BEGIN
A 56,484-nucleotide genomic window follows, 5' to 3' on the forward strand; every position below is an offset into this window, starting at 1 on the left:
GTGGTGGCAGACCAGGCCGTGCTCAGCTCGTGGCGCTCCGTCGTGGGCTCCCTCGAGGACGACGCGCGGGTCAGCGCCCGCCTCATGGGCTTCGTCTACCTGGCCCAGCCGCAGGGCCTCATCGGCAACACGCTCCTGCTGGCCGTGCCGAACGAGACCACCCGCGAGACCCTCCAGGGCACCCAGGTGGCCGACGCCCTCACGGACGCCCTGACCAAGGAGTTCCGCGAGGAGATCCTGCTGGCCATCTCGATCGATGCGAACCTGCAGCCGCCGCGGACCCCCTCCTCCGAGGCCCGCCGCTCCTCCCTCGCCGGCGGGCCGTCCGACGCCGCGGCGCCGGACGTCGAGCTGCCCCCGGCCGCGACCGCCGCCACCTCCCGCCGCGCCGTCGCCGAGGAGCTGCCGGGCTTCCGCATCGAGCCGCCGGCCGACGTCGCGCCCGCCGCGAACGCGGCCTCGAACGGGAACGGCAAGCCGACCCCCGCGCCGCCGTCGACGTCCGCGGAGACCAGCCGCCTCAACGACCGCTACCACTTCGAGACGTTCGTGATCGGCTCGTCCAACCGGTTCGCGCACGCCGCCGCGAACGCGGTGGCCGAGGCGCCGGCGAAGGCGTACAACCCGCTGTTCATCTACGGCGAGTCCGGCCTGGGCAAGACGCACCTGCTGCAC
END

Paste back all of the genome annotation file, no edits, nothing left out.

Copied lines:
A 56,484-nucleotide genomic window follows, 5' to 3' on the forward strand; every position below is an offset into this window, starting at 1 on the left:
GTGGTGGCAGACCAGGCCGTGCTCAGCTCGTGGCGCTCCGTCGTGGGCTCCCTCGAGGACGACGCGCGGGTCAGCGCCCGCCTCATGGGCTTCGTCTACCTGGCCCAGCCGCAGGGCCTCATCGGCAACACGCTCCTGCTGGCCGTGCCGAACGAGACCACCCGCGAGACCCTCCAGGGCACCCAGGTGGCCGACGCCCTCACGGACGCCCTGACCAAGGAGTTCCGCGAGGAGATCCTGCTGGCCATCTCGATCGATGCGAACCTGCAGCCGCCGCGGACCCCCTCCTCCGAGGCCCGCCGCTCCTCCCTCGCCGGCGGGCCGTCCGACGCCGCGGCGCCGGACGTCGAGCTGCCCCCGGCCGCGACCGCCGCCACCTCCCGCCGCGCCGTCGCCGAGGAGCTGCCGGGCTTCCGCATCGAGCCGCCGGCCGACGTCGCGCCCGCCGCGAACGCGGCCTCGAACGGGAACGGCAAGCCGACCCCCGCGCCGCCGTCGACGTCCGCGGAGACCAGCCGCCTCAACGACCGCTACCACTTCGAGACGTTCGTGATCGGCTCGTCCAACCGGTTCGCGCACGCCGCCGCGAACGCGGTGGCCGAGGCGCCGGCGAAGGCGTACAACCCGCTGTTCATCTACGGCGAGTCCGGCCTGGGCAAGACGCACCTGCTGCAC